Ubuntu: Which file formats are used to make viruses in Ubuntu? [closed]



Question:

Which file formats are used to make viruses in Ubuntu? For example, most Windows viruses are written in .exe format, but I can’t identity the usual format in Ubuntu.


Solution:1

Contrary to popular belief there are Viruses for Linux and quite a lot too. While they are much less common on Linux and require you to allow them into the system most of the time, they still exist.

Viruses are not limited to a file type, on Ubuntu or Windows. There is not a certain type of file to avoid or anything like that, just be careful. Linux is secure, as long as you are careful.

Some things you can do to be safe are:

  1. Don't download from 3rd parties unless you trust what you're downloading.
  2. Use apt or Launchpad (Ubuntu's code hosting service) and similar services to get software from the source.
  3. Avoid copying and pasting terminal commands you find online, especially if you don't understand them.

You can also use an anti virus like clamav if you want to scan your system for any threats.

sudo apt-get install clamav  

Install clamtk for a gui.

Here is some reading on common linux viruses and how to deal with them.


Solution:2

Extensions mean nothing. While windows cares about em, there's non .exe viruses. In linux, your extension matters little. "What kind of file" is a little more elemental.

Essentially in linux, its likely to be some flavour of ELF binary, perhaps as a static or shared object.

It might even hook into the kernel as a module or otherwise as a rootkit, or simply replace a core operating system tool or component with its own one.

Not all of them are though - there's java viruses, as class files, assembly based shellcode exploits or even the possibility of malware written in bash (though how it would be run to start with would be interesting).

So essentially, if you arn't sure, don't trust it ;)


Solution:3

I'm going to address malware in general for this answer, not just viruses.

Viruses on Linux are not restricted to a particular file extension / type.

To better understand what we're talking about, we first need to understand the link between extensions and file types and how viruses actually work.

In Windows, .exe files contain files in a PE (Portable Executable file format, which is a format that contains binary executable data. This executable data gets loaded into memory and is then executed by interpreting the instructions in that data.

This means that the easiest way to run your code is to package it into an .exe. There's other ways as well, however. PDF files are notoriously insecure because they contain parts that can be interpreted by the reader. This means that an embedded script can abuse weaknesses in the reader's security and for example search for and modify other PDF files on the system.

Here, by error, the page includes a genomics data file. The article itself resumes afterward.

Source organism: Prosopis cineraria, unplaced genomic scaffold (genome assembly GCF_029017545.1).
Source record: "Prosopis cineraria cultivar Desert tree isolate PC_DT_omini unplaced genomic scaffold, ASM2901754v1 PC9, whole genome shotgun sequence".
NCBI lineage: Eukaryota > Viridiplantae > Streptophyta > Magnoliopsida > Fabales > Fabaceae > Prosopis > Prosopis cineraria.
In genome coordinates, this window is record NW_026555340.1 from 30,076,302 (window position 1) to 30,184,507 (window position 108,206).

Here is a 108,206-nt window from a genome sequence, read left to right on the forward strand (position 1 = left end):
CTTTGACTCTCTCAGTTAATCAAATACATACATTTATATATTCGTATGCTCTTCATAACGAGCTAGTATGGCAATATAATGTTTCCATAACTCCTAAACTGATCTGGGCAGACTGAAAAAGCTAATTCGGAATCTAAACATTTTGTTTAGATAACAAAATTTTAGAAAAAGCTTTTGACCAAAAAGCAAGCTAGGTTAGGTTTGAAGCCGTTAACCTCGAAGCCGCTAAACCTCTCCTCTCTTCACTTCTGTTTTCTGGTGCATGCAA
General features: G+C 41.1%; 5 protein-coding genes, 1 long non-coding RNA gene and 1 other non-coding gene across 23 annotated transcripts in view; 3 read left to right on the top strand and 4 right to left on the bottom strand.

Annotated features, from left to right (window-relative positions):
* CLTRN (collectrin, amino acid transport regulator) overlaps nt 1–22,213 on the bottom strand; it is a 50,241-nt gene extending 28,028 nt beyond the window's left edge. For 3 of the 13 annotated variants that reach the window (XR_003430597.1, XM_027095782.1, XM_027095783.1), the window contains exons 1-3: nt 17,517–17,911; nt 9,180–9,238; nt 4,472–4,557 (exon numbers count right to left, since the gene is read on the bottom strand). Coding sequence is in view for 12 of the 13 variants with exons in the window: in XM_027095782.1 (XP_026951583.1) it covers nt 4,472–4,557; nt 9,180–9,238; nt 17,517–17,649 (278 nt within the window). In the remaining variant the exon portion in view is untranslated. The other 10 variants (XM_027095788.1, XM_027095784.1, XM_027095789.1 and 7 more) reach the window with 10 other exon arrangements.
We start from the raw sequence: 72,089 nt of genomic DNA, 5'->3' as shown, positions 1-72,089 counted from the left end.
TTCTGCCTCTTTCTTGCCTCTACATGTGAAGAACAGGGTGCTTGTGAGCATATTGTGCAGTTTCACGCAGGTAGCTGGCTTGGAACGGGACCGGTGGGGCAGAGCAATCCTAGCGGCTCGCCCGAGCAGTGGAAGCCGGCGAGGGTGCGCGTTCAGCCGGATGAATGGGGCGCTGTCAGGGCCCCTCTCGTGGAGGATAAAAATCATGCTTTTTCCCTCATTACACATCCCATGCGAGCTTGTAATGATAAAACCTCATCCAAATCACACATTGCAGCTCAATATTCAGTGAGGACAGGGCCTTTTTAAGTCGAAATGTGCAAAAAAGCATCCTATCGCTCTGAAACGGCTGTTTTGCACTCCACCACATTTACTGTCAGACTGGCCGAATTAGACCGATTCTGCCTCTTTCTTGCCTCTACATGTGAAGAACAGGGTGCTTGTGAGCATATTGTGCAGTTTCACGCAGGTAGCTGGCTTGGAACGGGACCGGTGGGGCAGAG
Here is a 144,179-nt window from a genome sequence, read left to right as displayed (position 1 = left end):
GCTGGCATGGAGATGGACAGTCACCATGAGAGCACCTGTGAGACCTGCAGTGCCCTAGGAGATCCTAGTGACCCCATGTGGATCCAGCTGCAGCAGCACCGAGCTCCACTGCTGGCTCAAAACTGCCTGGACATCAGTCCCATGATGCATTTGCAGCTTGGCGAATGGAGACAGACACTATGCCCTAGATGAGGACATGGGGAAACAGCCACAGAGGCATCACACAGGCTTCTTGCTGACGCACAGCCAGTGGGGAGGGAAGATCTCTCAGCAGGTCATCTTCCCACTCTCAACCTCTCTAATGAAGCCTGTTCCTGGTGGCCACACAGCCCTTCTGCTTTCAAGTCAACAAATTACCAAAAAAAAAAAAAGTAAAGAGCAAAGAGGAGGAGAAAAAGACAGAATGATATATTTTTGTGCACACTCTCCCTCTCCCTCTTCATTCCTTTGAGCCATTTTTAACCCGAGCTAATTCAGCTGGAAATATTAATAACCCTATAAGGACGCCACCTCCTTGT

It can get even worse. You can abuse programming mistakes in applications to inject malicious code directly into the computer's memory. Once it's there, those instructions can be run as native code and often with high privileges, with devastating results.

So how does this work under Linux?

Linux, like Windows, has a binary executable format. Windows has the PE format, Linux the ELF format. Unices in general have a much less pronounced file extension requirement, so ELF files usually are extension-less. Linux uses Magic Numbers to identify those files, which is why it doesn't need the extensions.

Binaries are, however, not at all popular as a malware distribution method under Linux. This is because end-users very rarely actually manually open binaries they receive. Binaries are installed and managed by the package manager, not the end-user. So the malware needs other attack vectors to inject its code onto the victim.

This means that those other methods (code injection, scripting) are much more popular as malicious code carriers.


Solution:4

The distinction here is not done by file extension, but by a file property set by a command

chmod +x filename  

This way you can make executable from a binary file as well as from a script file.

With

ls -l  

you can list the file properties by a safe manner before execution.

Also, you can run:

file filename  

to display more detailed data about a file.


Solution:5

Extensions and executables have little or nothing to do with each other on Windows or Linux, and extensions have nothing at all to do with virus's. When given an explicit file to act on, both operating systems look at the file's header to decide what to do with it. When there is ambiguity in the file name, the two OS's use slightly different strategies to identify the intended target. For example, if you type "echo hello" into the windows run box, the windows terminal or a linux terminal, both will look in each directory in the PATH environment variable for a file called "echo" that has execute permission and attempt to execute it with the argument "hello". Windows will also look for the file "echo.com", "echo.exe", "echo.bat", "echo.cmd", "echo.vb" and a bunch of other extensions that I can't remember off hand, plus any extensions mentioned in the PATHEXT environment variable, before it moves on to the next directory and if it finds a match, it will attempt to execute that.


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